Property consultancy Vail Williams LLP reported increased revenues of £17.5 millon for 2021-22, up by nearly 5% from the previous financial year.
A key contributor to the record-breaking figure for the Dorset Chamber member came from agency instructions generated by the post-pandemic flight to quality as companies sought workspace to attract and retain staff amid the UK’s severe labour shortages.
Vail Williams, which has a record number of staff at 174, including 16 LLP Members, has 11 offices in Birmingham, Leeds, Reading, Southampton, Portsmouth, Bournemouth, Woking, Crawley, Heathrow, Brighton and London.
The Bournemouth office is at Everdene House, Wessex Fields, near the Royal Bournemouth Hospital.
Signing off on the May-end financial accounts, Managing Partner Matthew Samuel-Camps, pictured, said: “Our new three-year business plan, which began in June 2022 at the start of the new financial year, raises the bar even further and challenges each and every one of us to perform on a range of measures that benefit our clients and the business as a whole.
“I was delighted with our performance throughout our last three-year plan, which of course covered the pandemic and led to a number of unforeseen challenges, but we came through thanks to everyone’s extraordinary can-do spirit and determination and achieved our main goals including growing our business.”
Matthew added: “We are pleased with the financial performance, which is up by just under 5%, and we continue to invest in the business and improve resilience, which is all showing through.
“Agency had a very good year in the industrial and office markets. We saw a continual resurgence in demand from occupiers, particularly with flight to quality in the office market where companies are taking less space but taking better quality space, and largely to ensure they can attract – and retain – high-quality staff back to the office following the pandemic.
“There is also an ongoing shortage of industrial and warehousing right across our regions. We have seen values and rents increase across both the industrial and office markets.”
Matthew also paid tribute to the Bournemouth operations following the merger with Cowling & West in March 2021.
“We have beaten all the key performance targets we set at the time of the transaction; the size of the team in Bournemouth has doubled and we are very pleased with the way it is going in Dorset.”
Looking ahead, Matthew said: “We see opportunities in the energy, environmental and sustainability markets, we want to continue to grow our residential capability, which is already a significant contributor to our business and where we now have ambitions to double our revenue in that particular sector, and the other area we are pushing hard on is town centre repurposing.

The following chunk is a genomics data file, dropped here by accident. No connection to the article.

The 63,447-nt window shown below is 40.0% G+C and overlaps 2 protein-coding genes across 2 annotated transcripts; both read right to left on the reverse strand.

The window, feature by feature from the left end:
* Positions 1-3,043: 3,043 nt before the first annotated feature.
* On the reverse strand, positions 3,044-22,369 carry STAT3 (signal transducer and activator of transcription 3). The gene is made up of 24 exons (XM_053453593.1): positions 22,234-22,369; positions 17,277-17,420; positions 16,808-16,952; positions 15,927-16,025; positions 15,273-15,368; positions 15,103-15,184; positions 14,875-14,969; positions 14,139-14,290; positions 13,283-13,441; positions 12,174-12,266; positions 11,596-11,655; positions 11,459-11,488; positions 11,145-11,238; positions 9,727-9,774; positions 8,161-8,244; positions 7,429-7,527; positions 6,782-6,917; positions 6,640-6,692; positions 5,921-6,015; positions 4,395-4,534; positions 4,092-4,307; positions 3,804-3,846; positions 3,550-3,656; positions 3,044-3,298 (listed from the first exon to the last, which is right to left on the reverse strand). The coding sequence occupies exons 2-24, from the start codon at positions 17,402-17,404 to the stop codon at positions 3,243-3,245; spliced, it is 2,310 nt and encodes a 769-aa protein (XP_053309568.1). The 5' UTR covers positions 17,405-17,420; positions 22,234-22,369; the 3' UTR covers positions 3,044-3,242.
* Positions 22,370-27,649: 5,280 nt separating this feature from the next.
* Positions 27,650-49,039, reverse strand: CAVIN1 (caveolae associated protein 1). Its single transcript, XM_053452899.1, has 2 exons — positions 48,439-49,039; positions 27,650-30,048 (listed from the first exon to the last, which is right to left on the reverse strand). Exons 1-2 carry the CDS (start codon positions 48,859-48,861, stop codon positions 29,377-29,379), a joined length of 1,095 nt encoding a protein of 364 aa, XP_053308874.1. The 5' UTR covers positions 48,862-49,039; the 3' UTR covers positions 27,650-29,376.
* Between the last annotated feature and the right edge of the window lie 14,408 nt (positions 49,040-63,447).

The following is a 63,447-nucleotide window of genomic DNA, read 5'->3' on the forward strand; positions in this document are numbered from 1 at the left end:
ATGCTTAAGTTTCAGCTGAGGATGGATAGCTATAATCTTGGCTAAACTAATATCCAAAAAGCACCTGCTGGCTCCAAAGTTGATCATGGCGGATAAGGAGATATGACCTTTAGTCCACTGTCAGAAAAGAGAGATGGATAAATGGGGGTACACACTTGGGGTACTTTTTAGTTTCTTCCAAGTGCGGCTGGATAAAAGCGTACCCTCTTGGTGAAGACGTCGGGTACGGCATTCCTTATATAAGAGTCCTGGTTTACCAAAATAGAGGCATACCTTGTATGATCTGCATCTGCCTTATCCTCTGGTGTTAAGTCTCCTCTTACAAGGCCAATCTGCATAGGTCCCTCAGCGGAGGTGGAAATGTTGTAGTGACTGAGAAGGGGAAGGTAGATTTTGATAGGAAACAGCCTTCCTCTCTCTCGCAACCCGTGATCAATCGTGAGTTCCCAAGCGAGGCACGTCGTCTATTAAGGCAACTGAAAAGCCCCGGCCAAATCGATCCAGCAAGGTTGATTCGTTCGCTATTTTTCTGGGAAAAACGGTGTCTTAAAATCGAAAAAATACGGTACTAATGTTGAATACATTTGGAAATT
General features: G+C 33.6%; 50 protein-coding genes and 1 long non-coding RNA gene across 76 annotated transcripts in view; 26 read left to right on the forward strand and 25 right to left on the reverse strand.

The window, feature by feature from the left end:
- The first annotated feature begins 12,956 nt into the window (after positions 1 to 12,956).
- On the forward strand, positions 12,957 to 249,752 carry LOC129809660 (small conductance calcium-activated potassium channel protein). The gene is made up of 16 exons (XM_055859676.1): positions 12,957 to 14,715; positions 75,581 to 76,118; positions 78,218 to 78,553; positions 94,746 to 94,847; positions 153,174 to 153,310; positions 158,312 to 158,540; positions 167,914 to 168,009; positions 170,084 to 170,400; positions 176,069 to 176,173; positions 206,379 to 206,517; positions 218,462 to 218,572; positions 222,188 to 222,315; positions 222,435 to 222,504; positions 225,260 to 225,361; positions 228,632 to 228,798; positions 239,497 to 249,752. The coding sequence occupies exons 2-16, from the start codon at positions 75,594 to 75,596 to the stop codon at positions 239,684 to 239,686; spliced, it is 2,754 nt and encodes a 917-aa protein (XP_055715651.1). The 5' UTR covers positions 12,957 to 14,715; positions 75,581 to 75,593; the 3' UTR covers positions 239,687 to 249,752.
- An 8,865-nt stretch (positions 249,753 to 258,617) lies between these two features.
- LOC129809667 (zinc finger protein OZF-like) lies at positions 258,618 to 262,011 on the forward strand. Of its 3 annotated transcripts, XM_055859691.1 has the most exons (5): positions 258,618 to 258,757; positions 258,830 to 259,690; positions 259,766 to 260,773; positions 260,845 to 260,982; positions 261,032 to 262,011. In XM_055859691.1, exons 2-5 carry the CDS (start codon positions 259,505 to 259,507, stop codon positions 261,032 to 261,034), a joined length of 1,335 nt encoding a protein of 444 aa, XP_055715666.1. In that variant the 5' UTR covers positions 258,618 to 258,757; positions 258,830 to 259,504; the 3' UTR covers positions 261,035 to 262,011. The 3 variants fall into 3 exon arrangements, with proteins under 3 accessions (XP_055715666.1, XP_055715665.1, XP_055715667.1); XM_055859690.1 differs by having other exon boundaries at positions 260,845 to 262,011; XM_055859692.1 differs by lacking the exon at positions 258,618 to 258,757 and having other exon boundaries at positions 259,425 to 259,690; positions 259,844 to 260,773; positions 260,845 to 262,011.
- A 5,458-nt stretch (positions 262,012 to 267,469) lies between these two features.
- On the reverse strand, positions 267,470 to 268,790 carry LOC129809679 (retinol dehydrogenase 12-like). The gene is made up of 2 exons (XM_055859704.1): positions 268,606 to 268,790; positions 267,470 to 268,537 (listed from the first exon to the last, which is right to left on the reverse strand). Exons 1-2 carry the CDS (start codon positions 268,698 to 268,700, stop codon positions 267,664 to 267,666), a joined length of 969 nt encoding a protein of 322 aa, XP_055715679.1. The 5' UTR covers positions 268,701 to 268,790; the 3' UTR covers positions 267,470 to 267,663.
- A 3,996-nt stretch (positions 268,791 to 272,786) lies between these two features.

“There are significant challenges for local authorities; city centre and town centre stakeholders need to properly debate and bring together different strands of influence.
“How can we make centres more vibrant and better placed to perform in the 21st Century as most were formed 300 years or so ago, when they were heavily reliant on retail? That model is breaking because of the internet and working practices.
“Many centres have lost their identity – they are homogeneous. Can they prosper better, perhaps by harnessing their heritage as a destination differentiator?”
Matthew spoke of the on-going initiatives at Vail Williams, such as the firm’s learning and development programme, improving environmental credentials and optimising operational efficiency.
Summing up, Matthew, who has been with Vail Williams since 1988, said: “An awful lot has happened in the UK and internationally since May, when the latest financial year ended.
“We as a business have always thrived on change – changes in the marketplace and our own internal change. There are going to be, and there already, significant opportunities for businesses at all levels.
“These include, for example, energy compliance due to the new Minimum Energy Efficiency Standard Regulations (MEES).
“Developers are getting excited by MEES but occupiers need to be aware of all the EPC changes coming down the track – industry research shows that 120 million sq ft of commercial property in England will fail EPCs from this April.
“You’ve got industrial and office buildings changing their carbon footprints, with Fitwel coming through and increased opportunities for electric vehicle charging, solar panels on roofs, insulation, all of that is really strong.
“There is so much change which creates opportunity and therefore an awful lot to look forward to. We are confident our business plan will help us allow us to maximise those opportunities for the benefit of our clients.”